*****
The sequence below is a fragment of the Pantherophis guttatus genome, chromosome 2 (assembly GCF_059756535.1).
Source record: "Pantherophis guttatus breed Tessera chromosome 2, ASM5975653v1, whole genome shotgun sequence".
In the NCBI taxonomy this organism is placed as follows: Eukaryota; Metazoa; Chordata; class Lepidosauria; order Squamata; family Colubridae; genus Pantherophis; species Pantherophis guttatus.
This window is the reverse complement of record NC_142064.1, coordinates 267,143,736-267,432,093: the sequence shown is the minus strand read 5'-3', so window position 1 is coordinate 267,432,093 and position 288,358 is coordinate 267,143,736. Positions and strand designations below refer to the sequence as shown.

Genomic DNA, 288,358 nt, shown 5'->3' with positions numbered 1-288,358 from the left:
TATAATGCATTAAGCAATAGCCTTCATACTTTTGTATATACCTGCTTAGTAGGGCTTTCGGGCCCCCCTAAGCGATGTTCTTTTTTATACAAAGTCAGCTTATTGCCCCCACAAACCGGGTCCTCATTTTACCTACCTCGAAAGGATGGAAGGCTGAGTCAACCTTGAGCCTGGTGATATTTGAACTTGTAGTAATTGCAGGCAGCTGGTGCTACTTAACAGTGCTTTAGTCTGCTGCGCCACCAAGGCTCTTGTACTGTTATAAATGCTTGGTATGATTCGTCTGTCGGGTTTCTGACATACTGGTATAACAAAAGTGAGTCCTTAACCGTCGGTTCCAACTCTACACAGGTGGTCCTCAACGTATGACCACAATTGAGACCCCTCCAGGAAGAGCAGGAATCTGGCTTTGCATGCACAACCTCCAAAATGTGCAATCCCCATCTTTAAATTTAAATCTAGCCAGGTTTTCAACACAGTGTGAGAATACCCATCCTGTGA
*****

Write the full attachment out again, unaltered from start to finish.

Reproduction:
The sequence below is a fragment of the Pantherophis guttatus genome, chromosome 2 (assembly GCF_059756535.1).
Source record: "Pantherophis guttatus breed Tessera chromosome 2, ASM5975653v1, whole genome shotgun sequence".
In the NCBI taxonomy this organism is placed as follows: Eukaryota; Metazoa; Chordata; class Lepidosauria; order Squamata; family Colubridae; genus Pantherophis; species Pantherophis guttatus.
This window is the reverse complement of record NC_142064.1, coordinates 267,143,736-267,432,093: the sequence shown is the minus strand read 5'-3', so window position 1 is coordinate 267,432,093 and position 288,358 is coordinate 267,143,736. Positions and strand designations below refer to the sequence as shown.

Genomic DNA, 288,358 nt, shown 5'->3' with positions numbered 1-288,358 from the left:
TATAATGCATTAAGCAATAGCCTTCATACTTTTGTATATACCTGCTTAGTAGGGCTTTCGGGCCCCCCTAAGCGATGTTCTTTTTTATACAAAGTCAGCTTATTGCCCCCACAAACCGGGTCCTCATTTTACCTACCTCGAAAGGATGGAAGGCTGAGTCAACCTTGAGCCTGGTGATATTTGAACTTGTAGTAATTGCAGGCAGCTGGTGCTACTTAACAGTGCTTTAGTCTGCTGCGCCACCAAGGCTCTTGTACTGTTATAAATGCTTGGTATGATTCGTCTGTCGGGTTTCTGACATACTGGTATAACAAAAGTGAGTCCTTAACCGTCGGTTCCAACTCTACACAGGTGGTCCTCAACGTATGACCACAATTGAGACCCCTCCAGGAAGAGCAGGAATCTGGCTTTGCATGCACAACCTCCAAAATGTGCAATCCCCATCTTTAAATTTAAATCTAGCCAGGTTTTCAACACAGTGTGAGAATACCCATCCTGTGA